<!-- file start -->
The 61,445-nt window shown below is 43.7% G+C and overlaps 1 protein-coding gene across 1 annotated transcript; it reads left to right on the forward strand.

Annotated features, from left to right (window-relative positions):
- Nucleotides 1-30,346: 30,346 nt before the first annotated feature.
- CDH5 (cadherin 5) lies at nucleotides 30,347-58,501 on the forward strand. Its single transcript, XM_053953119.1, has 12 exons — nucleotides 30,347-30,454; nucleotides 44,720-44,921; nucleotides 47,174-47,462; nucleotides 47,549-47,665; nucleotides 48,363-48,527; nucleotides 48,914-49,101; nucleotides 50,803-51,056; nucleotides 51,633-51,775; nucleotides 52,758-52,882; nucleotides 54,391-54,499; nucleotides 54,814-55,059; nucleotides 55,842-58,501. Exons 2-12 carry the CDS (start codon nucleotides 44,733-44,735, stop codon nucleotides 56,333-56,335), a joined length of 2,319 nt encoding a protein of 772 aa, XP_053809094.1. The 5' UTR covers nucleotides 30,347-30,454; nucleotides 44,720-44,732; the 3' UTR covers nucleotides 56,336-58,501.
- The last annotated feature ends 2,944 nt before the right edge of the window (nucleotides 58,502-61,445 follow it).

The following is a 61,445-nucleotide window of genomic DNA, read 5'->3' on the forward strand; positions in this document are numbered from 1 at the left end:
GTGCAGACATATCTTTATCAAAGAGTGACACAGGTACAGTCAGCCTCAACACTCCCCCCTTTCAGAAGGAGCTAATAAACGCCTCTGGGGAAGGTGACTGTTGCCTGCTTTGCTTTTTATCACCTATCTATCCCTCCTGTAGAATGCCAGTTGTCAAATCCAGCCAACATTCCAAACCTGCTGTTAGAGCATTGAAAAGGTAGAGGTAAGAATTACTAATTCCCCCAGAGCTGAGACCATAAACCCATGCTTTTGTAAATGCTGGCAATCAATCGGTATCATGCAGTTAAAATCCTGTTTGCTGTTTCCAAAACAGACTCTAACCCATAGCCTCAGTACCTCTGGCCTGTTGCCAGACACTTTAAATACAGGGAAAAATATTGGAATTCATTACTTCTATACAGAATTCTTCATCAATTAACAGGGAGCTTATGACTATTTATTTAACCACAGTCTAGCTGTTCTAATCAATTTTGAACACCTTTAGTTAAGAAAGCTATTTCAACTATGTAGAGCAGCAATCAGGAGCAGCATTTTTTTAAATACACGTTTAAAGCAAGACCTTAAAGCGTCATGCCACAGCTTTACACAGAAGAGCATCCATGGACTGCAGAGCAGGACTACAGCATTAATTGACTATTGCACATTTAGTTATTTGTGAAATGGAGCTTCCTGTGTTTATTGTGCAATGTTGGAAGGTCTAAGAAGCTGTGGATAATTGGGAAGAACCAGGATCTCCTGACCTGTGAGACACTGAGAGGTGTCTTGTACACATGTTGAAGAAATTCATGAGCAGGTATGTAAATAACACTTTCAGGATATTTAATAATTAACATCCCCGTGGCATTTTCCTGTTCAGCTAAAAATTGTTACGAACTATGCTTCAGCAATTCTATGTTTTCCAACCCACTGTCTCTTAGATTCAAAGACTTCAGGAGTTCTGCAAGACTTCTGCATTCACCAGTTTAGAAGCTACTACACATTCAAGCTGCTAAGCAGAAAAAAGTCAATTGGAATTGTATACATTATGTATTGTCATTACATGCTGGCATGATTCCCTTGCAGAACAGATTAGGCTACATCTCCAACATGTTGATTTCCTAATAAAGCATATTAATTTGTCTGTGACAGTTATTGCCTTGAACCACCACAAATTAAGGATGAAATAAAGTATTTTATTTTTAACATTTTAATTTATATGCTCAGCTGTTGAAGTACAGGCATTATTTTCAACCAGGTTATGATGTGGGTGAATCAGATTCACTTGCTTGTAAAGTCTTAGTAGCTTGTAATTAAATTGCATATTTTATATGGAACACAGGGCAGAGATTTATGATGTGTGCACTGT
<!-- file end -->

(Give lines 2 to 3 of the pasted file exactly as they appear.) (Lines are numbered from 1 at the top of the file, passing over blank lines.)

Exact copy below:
Annotated features, from left to right (window-relative positions):
- Nucleotides 1-30,346: 30,346 nt before the first annotated feature.